FIVE schools in south Wiltshire may be unable to comply with government policy to give all infants free hot lunches from September.
Among them are St Thomas a Becket School in Tilshead and the New Forest School in Landford.
The others have not been named publicly, but they do not have kitchens and are in rural areas where the cost of bringing in meals is high.
Wiltshire Council, the education authority, has been working hard to help them, and is spending £100,000 more than the Government has given it for the purpose.
The extra will come from its school repairs and maintenance budget.
St Thomas a Becket School has no catering facilities and cannot afford to have food delivered.
Headteacher Alison Trickey said she would have to spend up to £10,000 on the service.
“Our budget this year has been reduced by about £20,000 because of the new funding formula, so actually I'm spending about £2,000 more than I've got coming in already,” said Mrs Trickey.
"I have made cuts in every single area apart from teaching staff, and we're not prepared to reduce staffing hours to provide free lunches."
New Forest headteacher Paul Lailey said: “I’m fully supportive of free hot meals, but the initiative was rushed through and there wasn’t enough expertise offered at the beginning to local authorities or to schools.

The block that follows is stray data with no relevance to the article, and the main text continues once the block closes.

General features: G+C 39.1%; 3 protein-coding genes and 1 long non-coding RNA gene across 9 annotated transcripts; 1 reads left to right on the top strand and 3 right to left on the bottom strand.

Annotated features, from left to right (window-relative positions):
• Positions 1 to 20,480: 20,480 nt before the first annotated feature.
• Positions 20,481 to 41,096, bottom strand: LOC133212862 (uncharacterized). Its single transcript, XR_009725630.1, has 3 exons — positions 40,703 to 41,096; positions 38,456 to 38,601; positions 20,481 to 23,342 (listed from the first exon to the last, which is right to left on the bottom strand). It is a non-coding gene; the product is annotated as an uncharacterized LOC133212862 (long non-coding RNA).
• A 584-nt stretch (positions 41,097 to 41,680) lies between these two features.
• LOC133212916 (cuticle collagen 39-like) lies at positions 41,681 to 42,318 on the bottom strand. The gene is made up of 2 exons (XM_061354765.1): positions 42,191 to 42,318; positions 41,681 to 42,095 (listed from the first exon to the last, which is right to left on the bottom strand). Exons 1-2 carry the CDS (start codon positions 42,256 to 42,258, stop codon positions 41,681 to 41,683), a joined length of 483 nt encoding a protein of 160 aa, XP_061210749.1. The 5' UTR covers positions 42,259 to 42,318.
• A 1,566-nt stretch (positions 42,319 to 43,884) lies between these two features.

“We are a split site school. We don’t even have space for a dishwasher.
“But we are not quite small enough to qualify for additional funding.”
A consultant has now been provided to assess the problem, and the school hopes to use Hampshire Council’s catering service, HC3S.
“But we would only have meals brought in from a ‘hub’ at Alderbury and the washing-up taken away,” said Mr Lailey.
“We are worried that we may make an ongoing loss if we don’t have a high take-up. Parents can still choose to send in sandwiches.
“And some families don’t want hot meals for one child if they can’t have them for their older children, too.
“It has been a very difficult time.”
The government has allocated £2.30 per child for the meals.
A spokesman for Wiltshire Council said: “We have identified ‘hub’ kitchens in some schools that can help others.
“In other cases, a commercial provider has been happy to scale up production and provide transport.
“But in our small, very rural schools there are no economies of scale, and the cost of putting a meal in front of a child is more than £2.30.
“We think these are solvable problems but we just need a bit more time.”
The Children's Food Trust has been commissioned by the Government to help make the scheme work. A spokesman said an adviser would be visiting St Thomas a Becket.